Joseph Pearce has an excellent article over at Imaginative Conservative that summarizes the influence of G.K.Chesterton on C.S.Lewis and J.R.R.Tolkien
t is difficult to overstate the influence of G.K. Chesterton. Apart from the numerous converts who have come to Christianity, at least in part, because of an encounter with his writings, two of the bestselling books of all time were written, at least in part, under Chesterton’s benign patronage. The Lord of the Rings and The Lion, the Witch and the Wardrobe, both of which are in the top ten bestselling books of all time, were written by authors who cited Chesterton as a major influence.
J.R.R. Tolkien grew up, as a young and devout Catholic in Edwardian England, in the shadow of the wings of Chesterton’s flights of fancy. In his celebrated essay “On Fairy Stories,” Tolkien cites “Chestertonian Fantasy” as a powerful “means of recovery,” which he defined as a “return and renewal of health” and as a “regaining of a clear view” of reality, of “seeing things as we are…meant to see them.”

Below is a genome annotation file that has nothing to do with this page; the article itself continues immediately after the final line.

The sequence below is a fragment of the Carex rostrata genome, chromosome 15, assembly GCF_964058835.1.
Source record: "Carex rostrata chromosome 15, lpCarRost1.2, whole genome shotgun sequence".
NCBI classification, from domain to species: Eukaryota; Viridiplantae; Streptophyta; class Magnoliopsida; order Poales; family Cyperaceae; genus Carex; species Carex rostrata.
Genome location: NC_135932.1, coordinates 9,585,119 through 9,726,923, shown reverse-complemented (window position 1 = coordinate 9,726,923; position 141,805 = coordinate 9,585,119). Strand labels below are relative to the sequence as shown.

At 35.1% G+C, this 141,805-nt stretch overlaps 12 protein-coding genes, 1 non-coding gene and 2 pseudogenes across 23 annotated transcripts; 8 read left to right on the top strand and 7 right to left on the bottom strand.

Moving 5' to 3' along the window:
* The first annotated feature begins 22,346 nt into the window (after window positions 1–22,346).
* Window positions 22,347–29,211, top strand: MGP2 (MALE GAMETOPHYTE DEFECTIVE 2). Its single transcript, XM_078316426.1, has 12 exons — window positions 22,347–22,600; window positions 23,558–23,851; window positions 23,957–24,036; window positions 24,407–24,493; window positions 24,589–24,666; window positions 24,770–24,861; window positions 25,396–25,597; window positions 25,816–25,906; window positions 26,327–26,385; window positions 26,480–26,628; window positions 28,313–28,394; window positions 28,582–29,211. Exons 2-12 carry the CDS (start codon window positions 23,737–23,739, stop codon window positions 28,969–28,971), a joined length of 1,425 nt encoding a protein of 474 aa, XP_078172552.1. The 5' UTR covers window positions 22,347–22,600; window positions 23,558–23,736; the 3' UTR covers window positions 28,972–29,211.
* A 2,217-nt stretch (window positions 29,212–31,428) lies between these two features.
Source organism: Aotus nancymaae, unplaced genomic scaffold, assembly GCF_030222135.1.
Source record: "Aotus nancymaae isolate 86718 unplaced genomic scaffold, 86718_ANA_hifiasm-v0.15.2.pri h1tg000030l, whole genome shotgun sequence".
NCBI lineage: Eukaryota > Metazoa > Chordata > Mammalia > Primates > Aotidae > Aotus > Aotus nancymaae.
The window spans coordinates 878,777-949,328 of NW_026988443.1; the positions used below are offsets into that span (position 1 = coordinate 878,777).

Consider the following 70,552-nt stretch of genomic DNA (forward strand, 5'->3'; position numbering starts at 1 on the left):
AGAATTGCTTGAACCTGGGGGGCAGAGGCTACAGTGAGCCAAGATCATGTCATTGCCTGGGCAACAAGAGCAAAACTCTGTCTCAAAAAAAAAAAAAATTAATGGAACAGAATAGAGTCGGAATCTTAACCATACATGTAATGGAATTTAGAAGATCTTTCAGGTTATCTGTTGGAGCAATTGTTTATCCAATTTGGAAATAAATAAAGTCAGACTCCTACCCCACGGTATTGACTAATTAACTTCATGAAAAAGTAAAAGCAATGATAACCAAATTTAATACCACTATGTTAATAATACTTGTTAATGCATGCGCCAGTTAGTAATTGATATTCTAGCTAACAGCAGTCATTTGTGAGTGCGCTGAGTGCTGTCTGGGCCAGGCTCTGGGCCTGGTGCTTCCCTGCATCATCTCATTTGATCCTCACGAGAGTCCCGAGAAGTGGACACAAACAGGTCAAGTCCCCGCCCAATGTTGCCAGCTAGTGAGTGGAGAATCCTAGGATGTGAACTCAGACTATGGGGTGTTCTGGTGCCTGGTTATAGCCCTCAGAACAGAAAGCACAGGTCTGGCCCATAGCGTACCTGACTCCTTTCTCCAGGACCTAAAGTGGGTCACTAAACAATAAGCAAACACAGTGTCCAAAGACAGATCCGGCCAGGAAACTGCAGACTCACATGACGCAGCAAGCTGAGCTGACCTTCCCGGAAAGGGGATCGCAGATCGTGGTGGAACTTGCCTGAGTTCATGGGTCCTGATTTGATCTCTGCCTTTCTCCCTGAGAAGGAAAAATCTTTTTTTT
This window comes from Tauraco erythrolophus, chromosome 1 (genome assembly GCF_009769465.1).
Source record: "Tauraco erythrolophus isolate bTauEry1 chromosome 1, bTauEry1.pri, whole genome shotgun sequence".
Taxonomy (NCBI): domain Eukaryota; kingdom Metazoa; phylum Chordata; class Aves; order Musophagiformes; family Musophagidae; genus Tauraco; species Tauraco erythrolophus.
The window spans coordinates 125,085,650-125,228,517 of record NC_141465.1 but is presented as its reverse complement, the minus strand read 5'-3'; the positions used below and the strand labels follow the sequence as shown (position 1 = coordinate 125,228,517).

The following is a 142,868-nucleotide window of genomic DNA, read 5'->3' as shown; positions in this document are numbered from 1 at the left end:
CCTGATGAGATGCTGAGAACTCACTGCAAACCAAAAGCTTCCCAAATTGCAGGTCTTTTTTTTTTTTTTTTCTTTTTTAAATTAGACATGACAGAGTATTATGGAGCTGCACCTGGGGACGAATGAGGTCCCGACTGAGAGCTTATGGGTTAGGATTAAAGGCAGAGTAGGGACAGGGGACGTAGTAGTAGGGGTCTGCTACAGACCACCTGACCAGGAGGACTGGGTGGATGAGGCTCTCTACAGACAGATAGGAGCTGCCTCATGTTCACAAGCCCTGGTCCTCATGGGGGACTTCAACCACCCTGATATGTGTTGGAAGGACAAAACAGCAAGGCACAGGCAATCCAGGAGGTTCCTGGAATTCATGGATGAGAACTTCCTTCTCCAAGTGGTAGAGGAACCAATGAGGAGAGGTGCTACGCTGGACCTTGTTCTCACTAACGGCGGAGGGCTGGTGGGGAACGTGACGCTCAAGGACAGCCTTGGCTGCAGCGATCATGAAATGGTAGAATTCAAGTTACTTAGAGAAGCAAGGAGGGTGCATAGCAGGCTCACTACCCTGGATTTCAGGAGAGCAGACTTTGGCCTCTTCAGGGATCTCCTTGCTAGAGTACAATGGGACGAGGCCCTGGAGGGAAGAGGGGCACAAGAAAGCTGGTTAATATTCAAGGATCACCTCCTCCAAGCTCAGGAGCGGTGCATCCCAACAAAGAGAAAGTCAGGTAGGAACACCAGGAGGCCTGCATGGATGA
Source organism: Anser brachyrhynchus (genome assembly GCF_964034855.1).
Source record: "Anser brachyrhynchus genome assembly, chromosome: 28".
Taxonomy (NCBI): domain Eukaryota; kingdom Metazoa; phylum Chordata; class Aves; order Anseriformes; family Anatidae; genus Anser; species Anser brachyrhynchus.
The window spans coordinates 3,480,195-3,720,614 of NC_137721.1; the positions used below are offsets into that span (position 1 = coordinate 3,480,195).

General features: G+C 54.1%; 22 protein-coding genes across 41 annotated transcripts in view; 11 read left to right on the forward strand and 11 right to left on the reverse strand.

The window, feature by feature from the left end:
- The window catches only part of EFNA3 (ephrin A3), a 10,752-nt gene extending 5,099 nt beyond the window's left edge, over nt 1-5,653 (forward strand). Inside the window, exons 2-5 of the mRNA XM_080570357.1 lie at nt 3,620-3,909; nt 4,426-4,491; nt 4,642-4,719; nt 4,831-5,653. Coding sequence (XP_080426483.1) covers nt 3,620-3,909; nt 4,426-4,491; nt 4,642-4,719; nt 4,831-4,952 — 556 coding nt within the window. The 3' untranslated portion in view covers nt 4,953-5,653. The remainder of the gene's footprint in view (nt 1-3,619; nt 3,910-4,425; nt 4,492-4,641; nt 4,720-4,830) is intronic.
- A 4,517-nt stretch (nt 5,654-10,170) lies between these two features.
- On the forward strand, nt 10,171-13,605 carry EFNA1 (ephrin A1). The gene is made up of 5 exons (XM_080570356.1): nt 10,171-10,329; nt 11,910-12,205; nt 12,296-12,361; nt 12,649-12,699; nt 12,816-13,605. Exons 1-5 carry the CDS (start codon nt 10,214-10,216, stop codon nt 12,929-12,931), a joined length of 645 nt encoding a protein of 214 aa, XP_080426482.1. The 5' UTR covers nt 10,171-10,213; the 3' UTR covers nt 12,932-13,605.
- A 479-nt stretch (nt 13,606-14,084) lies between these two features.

C.S. Lewis had first read Chesterton in a field hospital in France during World War One and was surprised by the joy that Chesterton exuded in his essays. In spite of the fact that Lewis was an atheist at the time, he couldn’t help liking Chesterton’s jollity, his sense of humour, and his rumbustious joie de vivre. Chesterton had more common sense than all the moderns put together, the young atheist believed, except of course for his Christianity. A few years later, after reading Chesterton’s classic work, The Everlasting Man, Lewis perceived the whole Christian outline of history laid out before him for the first time in a way that made sense. This revelation proved to be a significant pointer on Lewis’s own path to conversion.
Go here to read the whole article